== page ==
Fachbereich Veterinärmedizin



    Susceptibility to ticks and Lyme disease spirochetes is not affected in mice co-infected with nematodes (2016)

    Zeitschriftenartikel / wissenschaftlicher Beitrag
    Maaz, Denny (WE 6)
    Rausch, Sebastian (WE 6)
    Richter, Dania
    Krücken, Jürgen
    Kühl, Anja A
    Demeler, Janina
    Blümke, Julia
    Matuschka, Franz-Rainer
    Samson-Himmelstjerna, Georg V
    Hartmann, Susanne (WE 6)
    Infection and immunity; 84(5) — S. 1274–1286
    ISSN: 0019-9567
    URL (Volltext): http://iai.asm.org/content/early/2016/02/09/IAI.01309-15.full.pdf
    DOI: 10.1128/IAI.01309-15
    Pubmed: 26883594
    Institut für Immunologie und Molekularbiologie

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    Abstract / Zusammenfassung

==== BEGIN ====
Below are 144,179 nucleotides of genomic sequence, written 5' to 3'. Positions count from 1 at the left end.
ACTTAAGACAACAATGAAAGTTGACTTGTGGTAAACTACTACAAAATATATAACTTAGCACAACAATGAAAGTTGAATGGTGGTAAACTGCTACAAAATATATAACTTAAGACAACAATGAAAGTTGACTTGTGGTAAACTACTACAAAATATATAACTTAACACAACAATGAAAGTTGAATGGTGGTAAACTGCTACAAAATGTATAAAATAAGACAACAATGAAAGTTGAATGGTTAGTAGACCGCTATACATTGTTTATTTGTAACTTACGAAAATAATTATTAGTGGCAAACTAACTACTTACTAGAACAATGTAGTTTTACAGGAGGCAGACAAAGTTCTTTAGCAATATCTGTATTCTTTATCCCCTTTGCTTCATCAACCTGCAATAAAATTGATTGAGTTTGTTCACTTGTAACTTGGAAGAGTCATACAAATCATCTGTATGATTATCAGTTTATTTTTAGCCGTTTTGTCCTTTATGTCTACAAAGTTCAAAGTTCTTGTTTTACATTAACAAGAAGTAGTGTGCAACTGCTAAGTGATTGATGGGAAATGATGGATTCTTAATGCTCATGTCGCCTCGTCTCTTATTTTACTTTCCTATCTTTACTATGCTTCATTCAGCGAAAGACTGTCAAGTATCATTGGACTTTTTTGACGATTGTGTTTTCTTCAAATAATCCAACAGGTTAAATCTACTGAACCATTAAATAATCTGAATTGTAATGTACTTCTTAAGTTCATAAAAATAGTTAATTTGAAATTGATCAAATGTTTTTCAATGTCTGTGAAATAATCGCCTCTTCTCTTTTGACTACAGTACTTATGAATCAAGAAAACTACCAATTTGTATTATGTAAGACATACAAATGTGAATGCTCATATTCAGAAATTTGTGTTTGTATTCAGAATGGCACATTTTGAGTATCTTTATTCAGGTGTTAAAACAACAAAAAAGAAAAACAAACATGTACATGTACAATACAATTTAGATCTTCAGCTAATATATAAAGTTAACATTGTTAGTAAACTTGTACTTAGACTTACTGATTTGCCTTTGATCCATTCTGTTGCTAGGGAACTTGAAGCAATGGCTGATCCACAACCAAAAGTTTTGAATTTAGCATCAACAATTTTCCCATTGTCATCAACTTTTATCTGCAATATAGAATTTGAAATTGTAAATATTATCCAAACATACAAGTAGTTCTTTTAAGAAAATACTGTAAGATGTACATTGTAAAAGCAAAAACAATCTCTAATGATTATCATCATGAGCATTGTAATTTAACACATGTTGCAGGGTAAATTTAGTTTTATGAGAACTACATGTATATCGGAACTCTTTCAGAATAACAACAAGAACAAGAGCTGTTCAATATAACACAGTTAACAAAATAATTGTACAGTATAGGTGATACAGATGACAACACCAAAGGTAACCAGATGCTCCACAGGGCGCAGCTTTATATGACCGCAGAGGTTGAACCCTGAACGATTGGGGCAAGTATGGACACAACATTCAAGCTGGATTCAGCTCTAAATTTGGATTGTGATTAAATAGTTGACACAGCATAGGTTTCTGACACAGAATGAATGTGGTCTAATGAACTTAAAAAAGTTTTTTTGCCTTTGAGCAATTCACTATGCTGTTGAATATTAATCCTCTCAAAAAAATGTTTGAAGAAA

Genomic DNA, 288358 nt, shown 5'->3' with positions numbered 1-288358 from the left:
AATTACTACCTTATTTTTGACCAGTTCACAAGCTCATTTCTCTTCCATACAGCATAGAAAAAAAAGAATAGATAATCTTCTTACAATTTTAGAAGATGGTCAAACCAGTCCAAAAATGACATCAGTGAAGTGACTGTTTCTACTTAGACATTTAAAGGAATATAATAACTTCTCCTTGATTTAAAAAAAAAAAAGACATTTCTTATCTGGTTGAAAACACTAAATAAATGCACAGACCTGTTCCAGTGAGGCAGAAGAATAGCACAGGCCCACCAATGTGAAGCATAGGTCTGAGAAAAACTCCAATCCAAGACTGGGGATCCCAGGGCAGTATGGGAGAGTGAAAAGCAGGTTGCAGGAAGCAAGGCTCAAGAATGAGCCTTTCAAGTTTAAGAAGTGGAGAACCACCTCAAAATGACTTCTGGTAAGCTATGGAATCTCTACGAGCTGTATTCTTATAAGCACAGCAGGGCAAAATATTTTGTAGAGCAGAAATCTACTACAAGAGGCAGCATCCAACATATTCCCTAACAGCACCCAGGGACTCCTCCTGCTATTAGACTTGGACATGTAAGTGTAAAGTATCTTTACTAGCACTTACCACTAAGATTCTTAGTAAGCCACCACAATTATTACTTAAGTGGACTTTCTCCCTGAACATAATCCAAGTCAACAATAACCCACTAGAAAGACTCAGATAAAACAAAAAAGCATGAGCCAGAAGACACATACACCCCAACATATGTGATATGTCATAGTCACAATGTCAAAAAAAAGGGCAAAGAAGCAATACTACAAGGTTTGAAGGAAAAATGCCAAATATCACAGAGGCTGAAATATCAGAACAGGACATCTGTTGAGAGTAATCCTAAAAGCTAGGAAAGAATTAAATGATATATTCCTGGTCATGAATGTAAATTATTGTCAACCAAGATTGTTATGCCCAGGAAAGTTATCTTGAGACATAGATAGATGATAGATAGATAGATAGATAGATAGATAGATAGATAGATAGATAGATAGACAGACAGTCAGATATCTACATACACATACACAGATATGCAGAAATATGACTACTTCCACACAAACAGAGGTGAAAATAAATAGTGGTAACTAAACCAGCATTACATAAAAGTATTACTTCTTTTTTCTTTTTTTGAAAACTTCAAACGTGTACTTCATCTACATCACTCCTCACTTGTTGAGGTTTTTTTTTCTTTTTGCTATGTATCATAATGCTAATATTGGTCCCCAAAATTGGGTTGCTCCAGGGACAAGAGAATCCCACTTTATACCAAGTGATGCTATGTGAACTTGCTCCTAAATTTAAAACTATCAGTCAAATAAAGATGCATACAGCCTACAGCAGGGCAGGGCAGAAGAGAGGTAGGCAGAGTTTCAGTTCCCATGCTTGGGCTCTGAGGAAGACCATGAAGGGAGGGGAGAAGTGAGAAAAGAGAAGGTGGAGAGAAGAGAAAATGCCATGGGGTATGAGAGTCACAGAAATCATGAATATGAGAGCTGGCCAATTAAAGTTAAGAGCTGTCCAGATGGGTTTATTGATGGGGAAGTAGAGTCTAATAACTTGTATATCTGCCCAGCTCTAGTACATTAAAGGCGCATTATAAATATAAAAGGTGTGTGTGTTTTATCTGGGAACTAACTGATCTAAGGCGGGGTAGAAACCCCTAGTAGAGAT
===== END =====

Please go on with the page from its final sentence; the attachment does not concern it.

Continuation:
Small rodents serve as reservoir hosts for tick-borne pathogens, such as spirochetes causing Lyme disease. Whether natural co-infections with other macroparasites alter the success of tick feeding, anti-tick immunity and the host's reservoir competence for tick-borne pathogens remains to be determined. In a parasitological survey of wild mice in Berlin approximately 40% of Ixodes ricinus infested animals harboured the nematode Heligmosomoides spp. simultaneously. We, therefore, aimed to analyse the immunological impact of the nematode/tick co-infection as well as its effect on the tick-borne pathogen Borrelia afzelii. Hosts experimentally co-infected with H. polygyrus and larval/nymphal I. ricinus ticks developed substantially stronger systemic Th2 responses, based on GATA-3 and IL-13 expression, than did single-infected mice. During repeated larval infestations, however, anti-tick Th2 reactivity and an observed partial immunity to tick feeding was unaffected by concurrent nematode infections. Importantly, the strong systemic Th2 immune response in co-infected mice did not affect the susceptibility to tick-borne B. afzelii. An observed trend for decreased local and systemic Th1 reactivity against B. afzelii in co-infected mice did not result in higher spirochete burden, neither facilitated bacterial dissemination nor induced signs of immunopathology. Hence, this study indicates that strong systemic Th2 responses in nematode/tick co-infected house mice do not affect the success of tick feeding and the control of the causative agent of Lyme disease.